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I was starting to learn Dirac notation with MIT's notes on QM. The introduction states that Dirac notation starts from turning inner products from: $$ \langle{u}, v\rangle $$ to, substituting the comma with a bar: $$ \langle{u}| v\rangle$$ Then it is said that we separate $\langle{u}|$ (bras) and $| v\rangle$ (kets) as objects by themselves, so that, if the vector space under consideration is denoted $V$, $v \in V$ (in this notation) doesn't make sense anymore, but instead, $| v\rangle \in V$ is true, as now the kets are the elements of the space now: the letter inside $| \space \space\rangle$ is just a label, so operations, etc. must be carried out with the kets as a whole. However, consider the linearity condition for the second slot in inner products: $$ \langle u, a_1 v_1 +a_2 v_2 \rangle = a_1 \langle u, v_1 \rangle + a_2 \langle u, v_2 \rangle$$ This makes sense, as the quantity $a_1 v_1 + a_2 v_2$ is a vector, but $v_1$ and $v_2$ are themselves vectors as well. Then it is stated that, in Dirac notation, this is translated to: $$ \langle u| a_1 v_1 +a_2 v_2 \rangle = a_1 \langle u| v_1 \rangle + a_2 \langle u| v_2 \rangle$$ This looks very wrong to me: now $a_1 v_1 +a_2 v_2$ is not a vector anymore, but $| a_1 v_1 +a_2 v_2 \rangle$ is. Therefore, it doesn't even make sense to say that $|v_1 \rangle$ is a vector, since the place where is is superposed is inside the label of the ket. So, is this condition actually stated correctly and there is something I'm not getting, or is there another way to state such axiom correctly?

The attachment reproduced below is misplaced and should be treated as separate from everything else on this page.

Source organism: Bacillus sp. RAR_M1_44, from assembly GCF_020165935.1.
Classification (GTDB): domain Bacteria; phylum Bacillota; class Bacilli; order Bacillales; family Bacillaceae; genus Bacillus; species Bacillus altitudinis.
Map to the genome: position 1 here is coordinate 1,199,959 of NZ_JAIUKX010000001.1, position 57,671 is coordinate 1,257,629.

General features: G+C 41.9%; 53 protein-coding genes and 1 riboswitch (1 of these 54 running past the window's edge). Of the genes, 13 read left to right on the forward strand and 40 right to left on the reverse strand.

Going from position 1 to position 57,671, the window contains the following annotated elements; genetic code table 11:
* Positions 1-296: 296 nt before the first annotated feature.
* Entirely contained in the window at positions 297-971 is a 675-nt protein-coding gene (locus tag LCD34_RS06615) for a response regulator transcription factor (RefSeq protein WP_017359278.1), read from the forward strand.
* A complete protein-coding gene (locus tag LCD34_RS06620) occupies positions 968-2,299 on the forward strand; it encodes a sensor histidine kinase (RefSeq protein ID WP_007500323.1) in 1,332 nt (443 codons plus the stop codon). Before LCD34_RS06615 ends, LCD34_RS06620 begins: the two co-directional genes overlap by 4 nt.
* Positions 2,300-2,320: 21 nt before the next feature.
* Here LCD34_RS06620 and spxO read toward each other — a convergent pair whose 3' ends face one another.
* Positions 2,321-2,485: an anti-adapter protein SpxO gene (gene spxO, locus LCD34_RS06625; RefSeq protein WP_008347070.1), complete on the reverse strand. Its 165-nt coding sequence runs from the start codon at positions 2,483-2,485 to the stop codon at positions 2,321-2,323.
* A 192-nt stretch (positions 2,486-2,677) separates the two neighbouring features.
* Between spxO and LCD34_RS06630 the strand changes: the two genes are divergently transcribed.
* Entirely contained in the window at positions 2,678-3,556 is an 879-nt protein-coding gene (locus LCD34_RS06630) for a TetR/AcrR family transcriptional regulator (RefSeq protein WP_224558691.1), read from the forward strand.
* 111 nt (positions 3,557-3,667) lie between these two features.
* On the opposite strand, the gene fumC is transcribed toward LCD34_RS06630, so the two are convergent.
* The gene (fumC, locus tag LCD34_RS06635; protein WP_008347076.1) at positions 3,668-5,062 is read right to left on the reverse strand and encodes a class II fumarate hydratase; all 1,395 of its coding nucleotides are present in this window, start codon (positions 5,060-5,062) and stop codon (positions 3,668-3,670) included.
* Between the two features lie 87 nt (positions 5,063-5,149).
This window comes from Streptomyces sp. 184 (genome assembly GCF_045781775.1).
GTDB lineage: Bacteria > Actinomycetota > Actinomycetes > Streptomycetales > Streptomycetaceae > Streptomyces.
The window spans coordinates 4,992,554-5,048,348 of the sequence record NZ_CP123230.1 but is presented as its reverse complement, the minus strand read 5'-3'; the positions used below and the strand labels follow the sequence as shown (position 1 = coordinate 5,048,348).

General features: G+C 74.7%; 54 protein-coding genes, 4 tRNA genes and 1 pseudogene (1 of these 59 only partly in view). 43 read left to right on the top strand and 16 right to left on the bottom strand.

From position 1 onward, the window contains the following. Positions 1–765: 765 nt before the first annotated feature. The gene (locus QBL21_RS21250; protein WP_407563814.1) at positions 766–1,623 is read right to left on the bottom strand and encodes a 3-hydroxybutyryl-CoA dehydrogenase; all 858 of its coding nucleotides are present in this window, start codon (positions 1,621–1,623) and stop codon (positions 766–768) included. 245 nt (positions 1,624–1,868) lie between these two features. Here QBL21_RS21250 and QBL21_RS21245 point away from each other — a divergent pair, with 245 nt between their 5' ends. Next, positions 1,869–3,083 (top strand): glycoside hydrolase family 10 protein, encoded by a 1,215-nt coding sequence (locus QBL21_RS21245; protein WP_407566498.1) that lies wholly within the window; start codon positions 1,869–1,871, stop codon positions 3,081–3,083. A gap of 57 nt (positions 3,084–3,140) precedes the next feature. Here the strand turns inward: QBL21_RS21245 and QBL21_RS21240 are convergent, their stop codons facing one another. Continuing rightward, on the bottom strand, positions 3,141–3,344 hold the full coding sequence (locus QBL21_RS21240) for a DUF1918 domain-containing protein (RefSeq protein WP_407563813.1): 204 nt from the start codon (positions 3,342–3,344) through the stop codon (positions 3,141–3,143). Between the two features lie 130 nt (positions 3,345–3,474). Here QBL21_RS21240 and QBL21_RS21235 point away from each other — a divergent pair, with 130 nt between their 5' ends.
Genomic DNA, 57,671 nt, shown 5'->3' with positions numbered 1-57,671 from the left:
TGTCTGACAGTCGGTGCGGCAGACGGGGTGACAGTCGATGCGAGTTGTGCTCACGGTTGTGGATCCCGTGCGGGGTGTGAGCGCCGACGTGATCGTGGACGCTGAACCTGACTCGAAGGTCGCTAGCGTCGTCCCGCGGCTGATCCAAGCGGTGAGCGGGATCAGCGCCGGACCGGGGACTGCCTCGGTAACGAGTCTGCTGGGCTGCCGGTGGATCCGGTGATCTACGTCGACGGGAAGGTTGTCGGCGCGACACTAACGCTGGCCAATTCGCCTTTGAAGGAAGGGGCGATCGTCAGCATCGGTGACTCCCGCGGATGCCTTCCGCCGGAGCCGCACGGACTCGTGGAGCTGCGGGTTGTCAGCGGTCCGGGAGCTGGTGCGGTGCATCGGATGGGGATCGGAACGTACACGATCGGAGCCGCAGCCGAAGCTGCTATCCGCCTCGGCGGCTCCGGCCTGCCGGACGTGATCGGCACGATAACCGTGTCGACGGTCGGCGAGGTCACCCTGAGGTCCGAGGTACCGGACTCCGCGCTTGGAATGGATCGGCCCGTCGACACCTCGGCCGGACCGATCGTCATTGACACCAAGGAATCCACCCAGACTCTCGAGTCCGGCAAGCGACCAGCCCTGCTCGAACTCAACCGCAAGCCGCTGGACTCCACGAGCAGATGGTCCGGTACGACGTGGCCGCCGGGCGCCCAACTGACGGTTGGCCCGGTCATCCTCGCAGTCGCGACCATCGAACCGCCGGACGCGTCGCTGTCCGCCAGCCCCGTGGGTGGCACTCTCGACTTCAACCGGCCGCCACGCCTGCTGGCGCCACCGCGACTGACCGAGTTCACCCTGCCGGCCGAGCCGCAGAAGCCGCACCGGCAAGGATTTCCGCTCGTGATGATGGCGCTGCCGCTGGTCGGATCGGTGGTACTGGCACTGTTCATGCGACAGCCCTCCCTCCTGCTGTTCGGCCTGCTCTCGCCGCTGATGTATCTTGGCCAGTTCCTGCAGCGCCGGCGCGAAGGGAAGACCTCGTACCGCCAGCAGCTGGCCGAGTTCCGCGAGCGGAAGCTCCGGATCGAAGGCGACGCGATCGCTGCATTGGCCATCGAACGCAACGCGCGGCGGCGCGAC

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    $\begingroup$ What you've encountered is an example of this, but it's not a bad thing. $\endgroup$
    – J.G.
    Jul 8 at 6:03
  • $\begingroup$ At the end of the day, this is all just notation, so as long as you understand what that notation means, there is no problem. In your case, we have $| a_1 v_1 + a_2 v_2 \rangle = a_1 | v_1 \rangle + a_2 | v_2 \rangle$ and $\langle a_1 v_1 + a_2 v_2 | = a_1^* \langle v_1 | + a_2^* \langle v_2 |$. $\endgroup$
    – Prahar
    Jul 8 at 10:16
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The key with Dirac notation is, as you mention, that the thing within the bra or the ket is a label, not a vector in a vector space. I always say that writing $|\psi\rangle\in V$ as an element of the vector space is, in the notation more common in mathematics, $v_\psi\in V$. Note that $\psi$ is not an element of the vector space. It is simply a symbol we have decided to label the vector by the same way we might attach subscripts to vectors to keep track of them.